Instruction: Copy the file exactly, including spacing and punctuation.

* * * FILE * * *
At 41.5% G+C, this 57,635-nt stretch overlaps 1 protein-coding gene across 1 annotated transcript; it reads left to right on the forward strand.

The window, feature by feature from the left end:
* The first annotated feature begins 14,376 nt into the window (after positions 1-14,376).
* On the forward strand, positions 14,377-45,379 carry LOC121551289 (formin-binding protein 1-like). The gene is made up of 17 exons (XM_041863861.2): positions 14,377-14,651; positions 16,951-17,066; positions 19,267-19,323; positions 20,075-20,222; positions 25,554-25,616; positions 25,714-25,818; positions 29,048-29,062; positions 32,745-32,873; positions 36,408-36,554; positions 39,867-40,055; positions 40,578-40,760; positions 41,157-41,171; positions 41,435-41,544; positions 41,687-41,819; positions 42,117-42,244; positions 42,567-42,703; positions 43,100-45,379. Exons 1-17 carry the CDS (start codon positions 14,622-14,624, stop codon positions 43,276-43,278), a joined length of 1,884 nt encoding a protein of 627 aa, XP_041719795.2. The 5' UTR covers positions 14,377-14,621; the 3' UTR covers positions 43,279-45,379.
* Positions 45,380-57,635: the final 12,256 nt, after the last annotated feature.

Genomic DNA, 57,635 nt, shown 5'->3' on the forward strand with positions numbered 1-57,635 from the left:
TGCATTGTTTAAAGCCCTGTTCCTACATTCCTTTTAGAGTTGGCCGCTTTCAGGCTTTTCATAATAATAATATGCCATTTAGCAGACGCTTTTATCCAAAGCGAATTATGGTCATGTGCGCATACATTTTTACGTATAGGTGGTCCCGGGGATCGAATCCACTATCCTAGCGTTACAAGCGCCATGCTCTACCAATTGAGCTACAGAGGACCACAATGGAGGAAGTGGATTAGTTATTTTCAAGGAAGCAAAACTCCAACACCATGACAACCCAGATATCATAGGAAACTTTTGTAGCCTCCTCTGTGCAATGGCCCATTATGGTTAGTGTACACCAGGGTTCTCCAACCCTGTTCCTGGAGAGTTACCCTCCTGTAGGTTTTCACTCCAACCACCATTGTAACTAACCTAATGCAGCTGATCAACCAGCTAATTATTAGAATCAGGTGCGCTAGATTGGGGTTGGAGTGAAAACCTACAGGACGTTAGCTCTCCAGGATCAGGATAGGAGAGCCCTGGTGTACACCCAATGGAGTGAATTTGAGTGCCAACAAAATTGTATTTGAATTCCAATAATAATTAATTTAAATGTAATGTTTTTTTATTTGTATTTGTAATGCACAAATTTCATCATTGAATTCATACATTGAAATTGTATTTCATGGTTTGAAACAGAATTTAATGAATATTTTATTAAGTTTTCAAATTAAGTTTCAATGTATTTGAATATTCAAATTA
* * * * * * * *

At 41.5% G+C, this 57,635-nt stretch overlaps 1 protein-coding gene across 1 annotated transcript; it reads left to right on the forward strand.

The window, feature by feature from the left end:
* The first annotated feature begins 14,376 nt into the window (after positions 1-14,376).
* On the forward strand, positions 14,377-45,379 carry LOC121551289 (formin-binding protein 1-like). The gene is made up of 17 exons (XM_041863861.2): positions 14,377-14,651; positions 16,951-17,066; positions 19,267-19,323; positions 20,075-20,222; positions 25,554-25,616; positions 25,714-25,818; positions 29,048-29,062; positions 32,745-32,873; positions 36,408-36,554; positions 39,867-40,055; positions 40,578-40,760; positions 41,157-41,171; positions 41,435-41,544; positions 41,687-41,819; positions 42,117-42,244; positions 42,567-42,703; positions 43,100-45,379. Exons 1-17 carry the CDS (start codon positions 14,622-14,624, stop codon positions 43,276-43,278), a joined length of 1,884 nt encoding a protein of 627 aa, XP_041719795.2. The 5' UTR covers positions 14,377-14,621; the 3' UTR covers positions 43,279-45,379.
* Positions 45,380-57,635: the final 12,256 nt, after the last annotated feature.

Genomic DNA, 57,635 nt, shown 5'->3' on the forward strand with positions numbered 1-57,635 from the left:
TGCATTGTTTAAAGCCCTGTTCCTACATTCCTTTTAGAGTTGGCCGCTTTCAGGCTTTTCATAATAATAATATGCCATTTAGCAGACGCTTTTATCCAAAGCGAATTATGGTCATGTGCGCATACATTTTTACGTATAGGTGGTCCCGGGGATCGAATCCACTATCCTAGCGTTACAAGCGCCATGCTCTACCAATTGAGCTACAGAGGACCACAATGGAGGAAGTGGATTAGTTATTTTCAAGGAAGCAAAACTCCAACACCATGACAACCCAGATATCATAGGAAACTTTTGTAGCCTCCTCTGTGCAATGGCCCATTATGGTTAGTGTACACCAGGGTTCTCCAACCCTGTTCCTGGAGAGTTACCCTCCTGTAGGTTTTCACTCCAACCACCATTGTAACTAACCTAATGCAGCTGATCAACCAGCTAATTATTAGAATCAGGTGCGCTAGATTGGGGTTGGAGTGAAAACCTACAGGACGTTAGCTCTCCAGGATCAGGATAGGAGAGCCCTGGTGTACACCCAATGGAGTGAATTTGAGTGCCAACAAAATTGTATTTGAATTCCAATAATAATTAATTTAAATGTAATGTTTTTTTATTTGTATTTGTAATGCACAAATTTCATCATTGAATTCATACATTGAAATTGTATTTCATGGTTTGAAACAGAATTTAATGAATATTTTATTAAGTTTTCAAATTAAGTTTCAATGTATTTGAATATTCAAATTA